Designing a Flexible UI Architecture
with React and GraphQL

@kamranayub         bit.ly/NDCFlexibleUI

background by saragnzalez

@kamranayub

Keep track of my Games

I'm the kind of person That

seeks TO LEARN AND SOLVE PROBLEMS

@kamranayub

Speaking of problems...

Let me paint a picture

or better yet, show you one...

Item data

Item data is complex

How do we manage that data?

Carefully.

Once upon a time...

Challenges

complex ui state

Dynamic business rules

two different editing modes

scale to manage 200+ items at once

Disclaimer

 

Any resemblance to actual UI, legacy or modern,

is purely coincidental. These views are my own.

Source: Threadless

Horst Rittel and Melvin Webber defined a "wicked" problem as one that could be clearly defined only by solving it, or by solving part of it. This paradox implies, essentially, that you have to "solve" the problem once in order to clearly define it and then solve it again to create a solution that works.

 

Code Complete, Steve McConnell

Starting from the ux

rethinking item data

item

product_title

street_date

rethinking item data

{
  "product_title": "Borderlands 3 Super Deluxe Edition",
  "street_date": "2019-09-13T00:00:00Z"
}

This is a "consumer" way of thinking

How do we describe data?

Data Schema

product_title

rules

display

values

street_date

rules

display

values

Data schema

{
  "product_title": {
    "description": "A product's title",
    "default_rules": {
      "required": true,
      "min_length": 1,
      "max_length": 1337,
      "read_only": false
    },
    "display": {
      "component_type": "single_line_text",
      "help_text": null      
    },
    "item_values": [
      {
        "id": "item1",
        "value_raw": "Borderlands 3", 
        "value_human": "Borderlands 3" 
      },
      {
        "id": "item2",
        "value_raw": "Borderlands 3: Super Deluxe Edition", 
        "value_human": "Borderlands 3: Super Deluxe Edition",
        "override_rules": {
          "required": false,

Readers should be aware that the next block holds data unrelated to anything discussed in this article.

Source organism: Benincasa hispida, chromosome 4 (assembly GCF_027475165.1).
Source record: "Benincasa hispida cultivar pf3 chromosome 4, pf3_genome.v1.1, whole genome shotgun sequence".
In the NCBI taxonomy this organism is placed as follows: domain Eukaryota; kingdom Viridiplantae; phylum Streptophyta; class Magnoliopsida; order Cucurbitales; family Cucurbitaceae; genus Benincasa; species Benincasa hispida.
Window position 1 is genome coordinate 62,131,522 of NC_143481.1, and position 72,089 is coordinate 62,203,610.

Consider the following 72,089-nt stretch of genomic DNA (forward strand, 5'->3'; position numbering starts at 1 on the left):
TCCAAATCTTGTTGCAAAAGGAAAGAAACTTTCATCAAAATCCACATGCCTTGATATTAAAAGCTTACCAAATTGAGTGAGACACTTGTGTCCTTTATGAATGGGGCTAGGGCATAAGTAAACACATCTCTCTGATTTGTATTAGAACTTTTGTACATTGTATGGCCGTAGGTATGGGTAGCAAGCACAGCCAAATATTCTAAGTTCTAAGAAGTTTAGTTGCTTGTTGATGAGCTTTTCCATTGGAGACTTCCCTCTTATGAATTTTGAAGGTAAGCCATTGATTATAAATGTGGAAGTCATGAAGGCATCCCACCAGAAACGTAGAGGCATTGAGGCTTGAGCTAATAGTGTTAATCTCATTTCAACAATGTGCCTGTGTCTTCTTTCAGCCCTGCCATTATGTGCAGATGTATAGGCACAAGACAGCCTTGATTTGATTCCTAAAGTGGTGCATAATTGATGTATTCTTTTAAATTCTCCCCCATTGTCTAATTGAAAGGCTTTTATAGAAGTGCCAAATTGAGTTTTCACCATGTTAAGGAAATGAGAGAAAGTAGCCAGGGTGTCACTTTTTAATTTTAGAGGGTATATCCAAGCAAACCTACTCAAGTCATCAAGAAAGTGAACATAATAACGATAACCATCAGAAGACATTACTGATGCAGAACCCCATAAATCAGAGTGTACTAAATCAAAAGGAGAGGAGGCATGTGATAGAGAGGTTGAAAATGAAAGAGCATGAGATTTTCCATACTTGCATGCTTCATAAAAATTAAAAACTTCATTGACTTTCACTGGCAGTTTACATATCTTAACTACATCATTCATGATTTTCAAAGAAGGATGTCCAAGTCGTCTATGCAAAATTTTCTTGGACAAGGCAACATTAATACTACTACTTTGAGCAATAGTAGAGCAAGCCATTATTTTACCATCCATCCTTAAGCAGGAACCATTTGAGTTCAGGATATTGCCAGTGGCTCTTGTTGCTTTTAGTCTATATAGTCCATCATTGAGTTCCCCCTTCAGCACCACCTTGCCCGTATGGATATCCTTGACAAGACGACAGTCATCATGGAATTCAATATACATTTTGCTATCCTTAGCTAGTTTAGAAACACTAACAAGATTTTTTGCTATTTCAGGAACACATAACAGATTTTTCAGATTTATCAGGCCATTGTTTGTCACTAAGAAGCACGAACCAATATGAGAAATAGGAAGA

"read_only": true
        }
      }
    ]
  },
  "street_date": {
    "description": "The date this item will be available for purchase",
    "default_rules": {
      "required": true,
      "min_date": 1555818103157,
      "max_date": null,
    },
    "display": {
      "component_type": "date",
      "help_text": "Must be later than today's date"
    },
    "item_values": [
      {
        "id": "item1",
        "value_raw": "2019-09-13T00:00:00Z", 
        "value_human": "Sep 13, 2019",
        "override_rules": {
          "min_date": null
        }
      }
    ]
  }
}

A "Schema-driven" UI

RULES

handles

RENDERING

VALIDATION

Semantics

primary

data

external data

caching layer

GraphQL Backend

schema

engine

data

resolution

React Frontend

state

management

client rule engine

High-level architecture

Data resolution

query {
  itemData(attribute_ids: ["genres"]) {
    attributes {
      id
      default_rules {
        required
        read_only
      }
      display {
        component_type
      }
      values(item_ids: ["item1", "item2"]) {
        item_id
        raw_value
        human_value
        override_rules {
          required
        }
      }
    }
  }
}

AuthN / AuthZ

Default schema

Mapping (resolvers)

Load raw data

Load external data

Schema Engine

{
  id: "genres",
  default_rules: {
    required: true,
    read_only: false
  },
  display: {
    component_type: "multi_select"
  },
  values: [
    {
      item_id: "item1",
      raw_value: 2,
      human_value: "First-Person Shooter",
      override_rules: null
    }
  ]
}

Run rules

Modify schema

Merge resolved data

Return final schema

Schema Engine

{
  id: "genres",
  default_rules: {
    required: true,
    read_only: false
  },
  display: {
    component_type: "multi_select"
  },
  values: [
    {
      item_id: "item1",
      raw_value: 2,
      human_value: "First-Person Shooter",
      override_rules: null
    }
  ]
}
{
  id: "genres",
  default_rules: {
    required: true,
    read_only: false
  },
  display: {
    component_type: "multi_select"
  },
  values: [
    {
      item_id: "item1",
      raw_value: 2,
      human_value: "First-Person Shooter",
      override_rules: {
        required: false,
        read_only: true
      }
    }
  ]
}

Schema Engine

Challenges

Business rules need (most) of the data loaded to work with

Human data needs to be cached within and across requests for performance

Not all attributes have the same performance profile

Resolve data before running rule engine

Introduce a caching layer (Redis, memcache, etc.)

Try to collate attributes from different data sources